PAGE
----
In terms of physical resources, these days field surveys are increasingly conducted through digital means, such as mobile phones, phone calls, tablets and (or) laptops. Field enumerators, being people who survey the targeted audience, usually will have to go through a week-long training on how to perform the survey interviews properly, as well as how to report the data to the people responsible for performing the data cleaning and analysis afterward. That was the basic procedure and allocation of labour in my previous jobs, so I had initially anticipated the same level of rigor and commitment from international organisations, especially given the nature of the program.
But there were no trained “field enumerators” in place, only three to four local “field monitors” tasked to provide monthly reports that were not always verifiable. Some basic paper-based surveys had been conducted by them once. But those in charge of the program, based thousands of kilometers away from the field, had themselves not been aware of what questions had been asked, how many farmers had been included in those surveys, or how the farmers had previously been surveyed by the field monitors. These were the most basic plumbing issues that had not been taken seriously enough. Hence, the reported figures from the field were not always reliable. But the difficult circumstances of the field monitors explained much for the sluggish practices witnessed: no tablet, no laptop, no internet, and no guidance had been offered to them. Just to report from the field required that the field monitors had to commute to a nearby border town to get access to a laptop, internet and printing machines. Two of the field monitors lived in one of the villages, which is around an hour drive – through mountainous terrain – to the border town. One lived in the border town itself. Another one commuted between the border town and a different city, which required a five-hour drive for one way alone. Hence, the logistical constraints for coordinating the field monitors were immense.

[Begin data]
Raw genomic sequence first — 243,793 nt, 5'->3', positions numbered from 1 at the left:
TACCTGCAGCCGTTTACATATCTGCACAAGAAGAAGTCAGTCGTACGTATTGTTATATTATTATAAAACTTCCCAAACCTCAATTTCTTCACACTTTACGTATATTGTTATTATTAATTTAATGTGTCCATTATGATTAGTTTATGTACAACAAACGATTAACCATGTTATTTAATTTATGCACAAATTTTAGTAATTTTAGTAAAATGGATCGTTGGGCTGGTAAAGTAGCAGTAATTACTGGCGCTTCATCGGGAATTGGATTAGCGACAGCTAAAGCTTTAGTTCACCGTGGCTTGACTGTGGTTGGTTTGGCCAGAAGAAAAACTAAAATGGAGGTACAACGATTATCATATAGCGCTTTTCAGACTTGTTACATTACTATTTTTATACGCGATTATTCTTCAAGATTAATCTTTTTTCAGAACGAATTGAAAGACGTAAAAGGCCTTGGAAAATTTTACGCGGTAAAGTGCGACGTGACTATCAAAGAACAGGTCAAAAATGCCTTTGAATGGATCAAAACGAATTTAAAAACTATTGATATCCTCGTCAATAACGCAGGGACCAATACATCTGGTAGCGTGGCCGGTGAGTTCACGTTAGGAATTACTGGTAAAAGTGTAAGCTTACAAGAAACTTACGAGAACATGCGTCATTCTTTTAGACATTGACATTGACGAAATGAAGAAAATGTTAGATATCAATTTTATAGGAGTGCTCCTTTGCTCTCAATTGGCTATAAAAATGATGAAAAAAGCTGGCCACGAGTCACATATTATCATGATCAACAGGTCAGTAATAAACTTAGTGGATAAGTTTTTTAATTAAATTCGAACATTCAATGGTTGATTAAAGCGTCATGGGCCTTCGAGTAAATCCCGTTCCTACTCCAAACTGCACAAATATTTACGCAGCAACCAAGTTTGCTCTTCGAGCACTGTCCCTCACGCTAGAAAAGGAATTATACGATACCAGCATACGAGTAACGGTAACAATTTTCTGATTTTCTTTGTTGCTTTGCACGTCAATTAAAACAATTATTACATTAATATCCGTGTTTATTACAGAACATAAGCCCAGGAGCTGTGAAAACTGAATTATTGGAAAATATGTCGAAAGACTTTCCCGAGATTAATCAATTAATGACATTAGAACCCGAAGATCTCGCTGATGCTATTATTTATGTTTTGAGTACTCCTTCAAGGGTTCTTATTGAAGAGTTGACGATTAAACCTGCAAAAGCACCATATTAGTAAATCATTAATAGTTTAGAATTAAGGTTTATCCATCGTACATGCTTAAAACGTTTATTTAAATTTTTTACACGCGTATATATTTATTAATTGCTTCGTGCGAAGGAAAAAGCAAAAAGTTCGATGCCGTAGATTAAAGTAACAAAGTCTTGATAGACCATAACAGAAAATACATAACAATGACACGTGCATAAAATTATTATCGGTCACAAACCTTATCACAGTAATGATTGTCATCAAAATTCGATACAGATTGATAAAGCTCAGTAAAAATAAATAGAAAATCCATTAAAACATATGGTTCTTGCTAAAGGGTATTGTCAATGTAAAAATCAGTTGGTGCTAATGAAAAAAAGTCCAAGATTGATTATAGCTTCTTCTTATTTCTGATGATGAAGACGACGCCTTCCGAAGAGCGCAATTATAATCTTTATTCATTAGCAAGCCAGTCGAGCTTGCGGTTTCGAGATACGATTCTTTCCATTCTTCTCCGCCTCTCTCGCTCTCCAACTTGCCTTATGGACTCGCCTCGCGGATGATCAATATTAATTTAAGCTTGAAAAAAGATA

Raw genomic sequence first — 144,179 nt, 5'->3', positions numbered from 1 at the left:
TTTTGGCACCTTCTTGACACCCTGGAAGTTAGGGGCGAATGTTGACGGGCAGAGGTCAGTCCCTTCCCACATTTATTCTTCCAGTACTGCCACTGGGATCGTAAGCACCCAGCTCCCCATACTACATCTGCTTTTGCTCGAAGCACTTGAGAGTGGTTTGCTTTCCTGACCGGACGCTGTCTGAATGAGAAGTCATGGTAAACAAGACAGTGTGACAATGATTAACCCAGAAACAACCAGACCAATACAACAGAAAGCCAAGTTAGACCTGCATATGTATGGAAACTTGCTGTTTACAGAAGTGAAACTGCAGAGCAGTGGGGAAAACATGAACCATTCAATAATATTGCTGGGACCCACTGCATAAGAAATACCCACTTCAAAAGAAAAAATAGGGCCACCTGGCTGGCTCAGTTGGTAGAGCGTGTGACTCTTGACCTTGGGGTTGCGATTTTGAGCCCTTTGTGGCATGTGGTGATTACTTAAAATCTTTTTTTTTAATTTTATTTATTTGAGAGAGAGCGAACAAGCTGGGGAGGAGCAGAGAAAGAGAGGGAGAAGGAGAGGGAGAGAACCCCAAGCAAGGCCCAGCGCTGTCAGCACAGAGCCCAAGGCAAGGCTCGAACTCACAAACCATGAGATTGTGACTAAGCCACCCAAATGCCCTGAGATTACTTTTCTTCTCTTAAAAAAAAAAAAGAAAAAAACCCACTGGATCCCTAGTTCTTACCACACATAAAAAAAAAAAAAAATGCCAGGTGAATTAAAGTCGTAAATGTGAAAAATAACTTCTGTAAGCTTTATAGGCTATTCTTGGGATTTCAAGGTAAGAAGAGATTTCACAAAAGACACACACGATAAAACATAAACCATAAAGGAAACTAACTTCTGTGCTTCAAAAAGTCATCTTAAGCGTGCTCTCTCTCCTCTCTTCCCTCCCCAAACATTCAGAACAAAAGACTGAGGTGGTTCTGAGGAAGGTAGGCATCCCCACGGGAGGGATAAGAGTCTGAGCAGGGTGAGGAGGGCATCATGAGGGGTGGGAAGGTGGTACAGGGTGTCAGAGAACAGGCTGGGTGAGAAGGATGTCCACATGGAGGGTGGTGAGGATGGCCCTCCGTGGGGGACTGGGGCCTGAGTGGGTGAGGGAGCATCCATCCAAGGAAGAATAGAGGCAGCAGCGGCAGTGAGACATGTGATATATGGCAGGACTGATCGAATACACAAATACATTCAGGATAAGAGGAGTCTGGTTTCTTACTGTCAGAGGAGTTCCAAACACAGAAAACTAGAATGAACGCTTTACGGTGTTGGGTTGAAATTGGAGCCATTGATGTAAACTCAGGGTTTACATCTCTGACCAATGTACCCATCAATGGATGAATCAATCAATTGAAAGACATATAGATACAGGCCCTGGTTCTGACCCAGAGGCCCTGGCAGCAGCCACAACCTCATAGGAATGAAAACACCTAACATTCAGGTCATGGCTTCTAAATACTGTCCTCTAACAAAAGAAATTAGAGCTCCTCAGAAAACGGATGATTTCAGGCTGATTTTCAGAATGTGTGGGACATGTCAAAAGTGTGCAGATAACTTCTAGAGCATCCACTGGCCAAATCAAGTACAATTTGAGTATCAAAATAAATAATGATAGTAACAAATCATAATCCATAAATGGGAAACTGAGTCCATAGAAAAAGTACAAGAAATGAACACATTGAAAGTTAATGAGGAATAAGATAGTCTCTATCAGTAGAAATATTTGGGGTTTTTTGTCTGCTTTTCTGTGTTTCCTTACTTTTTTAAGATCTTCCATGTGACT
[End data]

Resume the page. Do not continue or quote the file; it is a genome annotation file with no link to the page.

In terms of brainpower, the field monitors had never received any training or guidance on how to conduct field data collection. They were all initially set free to decide on their approaches to this task. For many people, field data collection is quite an intimidating endeavor: Where do we start? What information do we want to particularly know and collect? What survey methods and code of conduct are suitable for the program and its beneficiaries? And that intimidation can hurt their self-confidence and breed inertia within them. On one hand, as locals, the field monitors were very familiar with the people living in the villages, so they carried some valuable local wisdom for how to approach the people participating in the program. But local wisdom may go uncontrolled and accidentally lead to favoritism and disputes. This presented another plumbing issue, a key detail of implementation that had also gone unnoticed for too long, among other details. So, the field monitors had to be guided more properly and closely.